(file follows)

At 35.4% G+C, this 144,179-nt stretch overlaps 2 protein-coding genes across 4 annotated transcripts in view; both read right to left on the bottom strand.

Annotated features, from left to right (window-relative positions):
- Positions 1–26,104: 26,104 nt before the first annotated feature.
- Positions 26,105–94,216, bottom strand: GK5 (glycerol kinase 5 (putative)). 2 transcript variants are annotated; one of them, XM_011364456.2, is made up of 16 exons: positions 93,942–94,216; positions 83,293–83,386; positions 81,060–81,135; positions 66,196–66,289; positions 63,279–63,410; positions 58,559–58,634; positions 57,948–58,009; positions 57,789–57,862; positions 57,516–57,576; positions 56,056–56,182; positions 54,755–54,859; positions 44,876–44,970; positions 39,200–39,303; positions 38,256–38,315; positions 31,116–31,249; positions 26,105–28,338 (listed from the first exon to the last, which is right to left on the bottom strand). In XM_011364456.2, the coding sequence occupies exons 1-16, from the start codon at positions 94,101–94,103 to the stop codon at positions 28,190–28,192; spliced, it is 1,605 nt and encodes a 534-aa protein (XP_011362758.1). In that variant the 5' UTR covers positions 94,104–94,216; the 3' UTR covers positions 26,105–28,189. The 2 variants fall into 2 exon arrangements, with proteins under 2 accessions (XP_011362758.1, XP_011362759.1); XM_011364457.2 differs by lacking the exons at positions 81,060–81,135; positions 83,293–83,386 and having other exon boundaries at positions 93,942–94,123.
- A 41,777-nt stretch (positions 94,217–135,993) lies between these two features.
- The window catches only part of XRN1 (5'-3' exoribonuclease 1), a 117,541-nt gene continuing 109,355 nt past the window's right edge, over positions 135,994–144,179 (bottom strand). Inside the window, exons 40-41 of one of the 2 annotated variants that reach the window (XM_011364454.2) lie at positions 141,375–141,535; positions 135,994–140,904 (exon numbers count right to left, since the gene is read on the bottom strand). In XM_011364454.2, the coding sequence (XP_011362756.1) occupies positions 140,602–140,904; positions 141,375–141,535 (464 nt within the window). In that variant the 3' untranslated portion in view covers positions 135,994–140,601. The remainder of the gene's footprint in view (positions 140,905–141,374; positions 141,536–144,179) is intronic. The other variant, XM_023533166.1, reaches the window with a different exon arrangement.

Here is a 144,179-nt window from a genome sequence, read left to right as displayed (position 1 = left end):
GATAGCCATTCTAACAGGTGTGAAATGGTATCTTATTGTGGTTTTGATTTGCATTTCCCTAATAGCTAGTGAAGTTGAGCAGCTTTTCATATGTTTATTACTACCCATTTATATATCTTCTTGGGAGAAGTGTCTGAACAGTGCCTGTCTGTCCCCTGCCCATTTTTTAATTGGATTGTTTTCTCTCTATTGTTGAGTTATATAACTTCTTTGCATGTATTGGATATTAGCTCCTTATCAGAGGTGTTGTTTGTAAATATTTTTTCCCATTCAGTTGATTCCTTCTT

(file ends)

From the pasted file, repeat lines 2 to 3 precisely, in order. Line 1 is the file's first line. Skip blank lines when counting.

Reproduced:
Annotated features, from left to right (window-relative positions):
- Positions 1–26,104: 26,104 nt before the first annotated feature.